A BASN Remix: Don’t Say We Didn’t Warn You About Vegas

EDITORS’ NOTE: On the first day of the current NFL meetings in Arizona Monday, league owners voted a nearly unanimous majority (31-1, with Miami casting the lone nay vote) to approve the Oakland Raiders’ prospective move to Las Vegas.

While the move may still take some time, the dynamics surrounding it shouldn’t come to any surprise for BASN readers. Way back in September of 2015, we talked about the possible scenarios being set up.

Monday’s vote was just another chapter along the way.  Here’s the article that originally appeared in BASN on September 27, 2015





By Anthony McClean, Editor In Chief Emeritus


NEW HAVEN, CT (BASN) – We interrupt your regular scheduled Sunday of cold wings, warm beer, and questionable sports to let you know why the powers that be may want you to recite either the FanDuel and or DraftKings commercials by heart.


Just over a month ago while the sports world was still knee deep in deflated footballs and the Little League World Series, the possible long-term future between sports and gambling was taking a very quiet turn.


On August 22nd, two cities moved into the second phase of the process of becoming new franchises in the National Hockey League. One was Quebec City in Canada, the former home of the Quebec Nordiques (now the Colorado Avalanche).


The other was Las Vegas, Nevada.


Yeah, that’s right, Vegas baby!!


According to the website http://www.vegaswantshockey.com, the NHL will continue evaluating the current plan of businessman Bill Foley for a franchise, which could potentially start playing at the new $375 million MGM Resorts International-AEG arena on the Strip by the 2017-18 season.


In fact, Foley says he has more than 13,000 season ticket deposits from local Las Vegas fans.


If that application is considered and he “answers questions” from league officials (double down or hold, I guess), the NHL Board of Governors could potentially vote on Foley’s bid at a special meeting later this week or January.


Now before you begin teaching the lyrics of “Viva Las Vegas” to the kiddies, I’m guessing that there are “some questions” that us sports fans should be asking. One in particular: Is this really about hockey, or is this something else altogether?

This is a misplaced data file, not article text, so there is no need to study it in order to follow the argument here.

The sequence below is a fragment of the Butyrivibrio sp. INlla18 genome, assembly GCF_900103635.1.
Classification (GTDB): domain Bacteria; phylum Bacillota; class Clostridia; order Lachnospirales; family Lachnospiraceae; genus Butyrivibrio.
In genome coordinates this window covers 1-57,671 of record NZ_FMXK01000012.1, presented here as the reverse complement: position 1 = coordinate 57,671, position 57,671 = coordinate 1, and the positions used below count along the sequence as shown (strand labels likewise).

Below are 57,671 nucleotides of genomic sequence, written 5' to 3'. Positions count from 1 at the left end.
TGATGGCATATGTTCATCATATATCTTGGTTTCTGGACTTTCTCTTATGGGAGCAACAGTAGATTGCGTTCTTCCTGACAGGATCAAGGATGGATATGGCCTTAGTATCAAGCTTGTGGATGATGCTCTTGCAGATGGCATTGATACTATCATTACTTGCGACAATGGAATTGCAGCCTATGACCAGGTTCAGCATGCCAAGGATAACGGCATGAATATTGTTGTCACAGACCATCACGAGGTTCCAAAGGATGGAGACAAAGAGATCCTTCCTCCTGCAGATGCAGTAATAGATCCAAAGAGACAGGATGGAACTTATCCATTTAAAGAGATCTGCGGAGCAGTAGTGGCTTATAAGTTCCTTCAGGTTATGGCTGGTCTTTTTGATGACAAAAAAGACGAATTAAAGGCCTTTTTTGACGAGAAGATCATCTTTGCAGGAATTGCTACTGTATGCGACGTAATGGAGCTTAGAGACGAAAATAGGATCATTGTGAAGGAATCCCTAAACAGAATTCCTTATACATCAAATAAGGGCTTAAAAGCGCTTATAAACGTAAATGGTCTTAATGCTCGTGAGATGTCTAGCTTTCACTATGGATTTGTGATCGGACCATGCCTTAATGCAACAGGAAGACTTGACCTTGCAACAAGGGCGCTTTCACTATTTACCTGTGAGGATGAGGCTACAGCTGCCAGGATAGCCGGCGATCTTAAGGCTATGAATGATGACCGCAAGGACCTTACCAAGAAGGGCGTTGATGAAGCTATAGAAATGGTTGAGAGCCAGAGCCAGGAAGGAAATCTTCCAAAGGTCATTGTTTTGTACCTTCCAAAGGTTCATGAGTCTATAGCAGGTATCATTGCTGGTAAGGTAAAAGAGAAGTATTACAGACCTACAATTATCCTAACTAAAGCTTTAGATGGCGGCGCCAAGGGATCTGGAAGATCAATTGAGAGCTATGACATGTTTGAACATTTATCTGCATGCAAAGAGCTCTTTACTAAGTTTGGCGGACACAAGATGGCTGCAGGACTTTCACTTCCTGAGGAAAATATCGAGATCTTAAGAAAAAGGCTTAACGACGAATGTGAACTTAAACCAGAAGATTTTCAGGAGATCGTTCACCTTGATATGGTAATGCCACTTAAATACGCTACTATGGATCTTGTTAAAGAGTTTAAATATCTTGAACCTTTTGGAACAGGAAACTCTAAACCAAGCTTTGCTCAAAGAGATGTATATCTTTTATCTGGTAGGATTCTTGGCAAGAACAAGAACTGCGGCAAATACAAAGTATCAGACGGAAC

While I’m sure that there are plenty of eager and anxious hockey fans in Vegas — as the ticket deposits can attest to — the cynic in me thinks something else is happening. Then again, maybe I’ve watched the movie “Conspiracy Theory” way too many times.


Over the years, the four major professional sports leagues in the U.S. and Canada have always taken a holier than thou attitude regarding sports and gambling. They all say in unison “Yes, we’re aware of betting lines. But we know none of OUR fans gamble. They’re just fans of the sport”.


Apparently, they also believe in the Great Pumpkin and have stock in the New Coke.


Now, this isn’t the first time that one of the leagues have tried to venture into Vegas. Back in 2007, the NBA held its All-Star Game in Vegas. The scuttlebutt was that the league was greasing the wheel in regards to putting a franchise on the Strip.


However, a bad experience by fans coupled with a lukewarm reaction to local community made it an all-around disaster for the league. Not to mention a little (dare I say it) gambling scandal involving one of its referees would effectively put the kibosh on that idea.